• China’s central bank announced a strict “three red lines” policy in August 2020, placing restrictions on the ratios of a developer’s debt to its cash, equity, and assets. This was the final blow to the country’s efforts to control skyrocketing prices, which had been the subject of regulatory changes since 2017. The real estate industry quickly entered a downward spiral, with a sudden and sharp increase in bond defaults, missed payments, and halted projects.
  • Beijing’s relentless zero-covid agenda, which has resulted in numerous protracted lockdowns, affecting economic growth, people’s earnings, and consequently their savings, has made matters worse. Official statistics show that the youth unemployment rate has increased to 20%. Additionally, Sichuan province, a center for manufacturing and lithium mining, experienced a severe drought, forcing the government to order the shutdown of all enterprises for six days to relieve power shortages. Businesses from several sectors, including those like Apple, Tesla, Intel, and Toyota, are impacted by this.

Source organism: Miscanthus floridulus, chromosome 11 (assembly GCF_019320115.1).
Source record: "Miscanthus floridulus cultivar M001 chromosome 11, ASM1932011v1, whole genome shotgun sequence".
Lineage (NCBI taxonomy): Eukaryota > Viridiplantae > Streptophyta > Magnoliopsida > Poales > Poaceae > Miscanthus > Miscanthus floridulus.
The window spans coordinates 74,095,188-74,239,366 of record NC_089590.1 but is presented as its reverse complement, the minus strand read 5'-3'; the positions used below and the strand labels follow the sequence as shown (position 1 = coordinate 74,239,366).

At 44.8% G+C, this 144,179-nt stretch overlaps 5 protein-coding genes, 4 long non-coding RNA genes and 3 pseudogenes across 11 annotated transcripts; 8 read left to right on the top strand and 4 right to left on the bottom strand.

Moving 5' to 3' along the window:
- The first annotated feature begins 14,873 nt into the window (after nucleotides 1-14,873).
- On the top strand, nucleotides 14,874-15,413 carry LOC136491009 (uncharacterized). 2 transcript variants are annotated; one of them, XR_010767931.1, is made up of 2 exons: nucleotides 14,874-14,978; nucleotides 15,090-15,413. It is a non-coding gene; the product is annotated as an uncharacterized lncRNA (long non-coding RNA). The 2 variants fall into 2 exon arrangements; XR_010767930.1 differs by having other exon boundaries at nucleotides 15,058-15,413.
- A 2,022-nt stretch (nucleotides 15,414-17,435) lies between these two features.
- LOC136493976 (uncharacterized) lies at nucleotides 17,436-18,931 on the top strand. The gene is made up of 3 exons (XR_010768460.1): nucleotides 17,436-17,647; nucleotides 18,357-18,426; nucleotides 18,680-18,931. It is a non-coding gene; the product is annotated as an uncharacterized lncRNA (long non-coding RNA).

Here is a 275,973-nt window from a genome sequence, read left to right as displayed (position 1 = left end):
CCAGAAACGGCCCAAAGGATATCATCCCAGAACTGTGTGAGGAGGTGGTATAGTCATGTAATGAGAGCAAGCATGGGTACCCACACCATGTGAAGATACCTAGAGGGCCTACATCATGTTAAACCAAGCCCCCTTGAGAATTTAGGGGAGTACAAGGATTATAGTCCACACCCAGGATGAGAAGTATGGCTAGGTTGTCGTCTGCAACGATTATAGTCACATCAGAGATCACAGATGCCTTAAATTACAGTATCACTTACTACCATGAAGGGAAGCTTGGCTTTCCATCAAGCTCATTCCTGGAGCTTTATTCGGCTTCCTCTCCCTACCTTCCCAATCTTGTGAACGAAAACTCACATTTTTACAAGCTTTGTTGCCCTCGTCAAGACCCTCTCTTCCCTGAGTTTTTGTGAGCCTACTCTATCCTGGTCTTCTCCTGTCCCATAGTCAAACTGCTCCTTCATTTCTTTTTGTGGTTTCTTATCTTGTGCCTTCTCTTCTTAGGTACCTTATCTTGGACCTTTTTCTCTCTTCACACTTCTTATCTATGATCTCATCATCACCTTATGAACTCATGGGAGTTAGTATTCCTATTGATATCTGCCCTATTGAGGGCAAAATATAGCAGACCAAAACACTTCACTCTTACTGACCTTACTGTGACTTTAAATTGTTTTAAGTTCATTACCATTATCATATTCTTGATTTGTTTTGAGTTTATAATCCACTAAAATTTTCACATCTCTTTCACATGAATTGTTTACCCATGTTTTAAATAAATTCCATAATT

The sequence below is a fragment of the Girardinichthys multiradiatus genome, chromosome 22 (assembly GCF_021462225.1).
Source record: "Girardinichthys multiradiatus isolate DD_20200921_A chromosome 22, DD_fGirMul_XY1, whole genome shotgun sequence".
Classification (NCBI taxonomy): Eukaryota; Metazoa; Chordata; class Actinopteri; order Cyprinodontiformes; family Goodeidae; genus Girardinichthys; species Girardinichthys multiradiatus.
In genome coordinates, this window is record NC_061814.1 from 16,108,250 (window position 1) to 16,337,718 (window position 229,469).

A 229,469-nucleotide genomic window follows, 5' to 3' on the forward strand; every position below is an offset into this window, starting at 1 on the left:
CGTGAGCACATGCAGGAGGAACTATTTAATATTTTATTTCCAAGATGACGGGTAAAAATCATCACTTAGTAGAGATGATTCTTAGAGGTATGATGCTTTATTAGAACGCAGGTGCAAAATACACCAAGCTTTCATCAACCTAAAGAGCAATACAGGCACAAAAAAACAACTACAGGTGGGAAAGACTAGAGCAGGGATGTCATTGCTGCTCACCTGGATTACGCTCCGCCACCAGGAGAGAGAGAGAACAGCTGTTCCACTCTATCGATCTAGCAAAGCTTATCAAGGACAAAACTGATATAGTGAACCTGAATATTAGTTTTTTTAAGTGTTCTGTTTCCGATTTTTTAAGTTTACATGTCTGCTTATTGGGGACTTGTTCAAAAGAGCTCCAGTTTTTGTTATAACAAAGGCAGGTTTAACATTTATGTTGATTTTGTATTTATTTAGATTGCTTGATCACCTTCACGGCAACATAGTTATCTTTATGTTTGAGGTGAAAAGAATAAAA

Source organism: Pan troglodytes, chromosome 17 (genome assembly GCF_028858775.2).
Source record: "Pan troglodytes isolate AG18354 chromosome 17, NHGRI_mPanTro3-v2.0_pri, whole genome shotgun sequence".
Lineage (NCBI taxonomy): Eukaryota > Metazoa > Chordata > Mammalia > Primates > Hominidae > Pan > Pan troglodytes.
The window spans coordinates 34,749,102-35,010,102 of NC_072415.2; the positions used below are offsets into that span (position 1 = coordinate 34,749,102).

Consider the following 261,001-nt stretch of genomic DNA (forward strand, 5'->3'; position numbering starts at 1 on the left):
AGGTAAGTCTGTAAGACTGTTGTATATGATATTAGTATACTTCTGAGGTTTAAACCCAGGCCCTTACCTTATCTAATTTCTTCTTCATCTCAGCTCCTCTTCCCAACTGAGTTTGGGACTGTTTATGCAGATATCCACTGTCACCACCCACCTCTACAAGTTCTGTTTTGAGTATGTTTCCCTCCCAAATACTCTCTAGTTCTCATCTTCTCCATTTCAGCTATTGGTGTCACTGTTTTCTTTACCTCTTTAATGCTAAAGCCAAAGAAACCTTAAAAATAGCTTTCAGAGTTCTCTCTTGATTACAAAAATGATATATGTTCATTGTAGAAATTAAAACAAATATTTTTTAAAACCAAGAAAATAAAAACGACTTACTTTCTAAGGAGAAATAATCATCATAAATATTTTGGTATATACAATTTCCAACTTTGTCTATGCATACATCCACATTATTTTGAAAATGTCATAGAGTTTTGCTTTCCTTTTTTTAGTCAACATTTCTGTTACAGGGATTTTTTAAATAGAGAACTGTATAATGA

• To combat the real estate problem, the central bank of China has pumped some extra capital into the country’s banking system, but oddly enough, it has placed much of the responsibility on local governments. They are expected to provide developers with relief monies in addition to tax breaks and financial subsidies for homebuyers. However, local governments are not in great financial health, which is ironically due in large part to the country’s real estate bubble popping. The sale of developers’ usage rights to state-owned land used to be one of their main sources of income.
  • Developers that are drowning in debt and have millions of unsold flats and unfinished projects won’t likely be purchasing more property anytime soon. In the first half of 2022, the land income received by local governments decreased by 31% annually. New concessions made to both citizens and developers may have disastrous financial effects.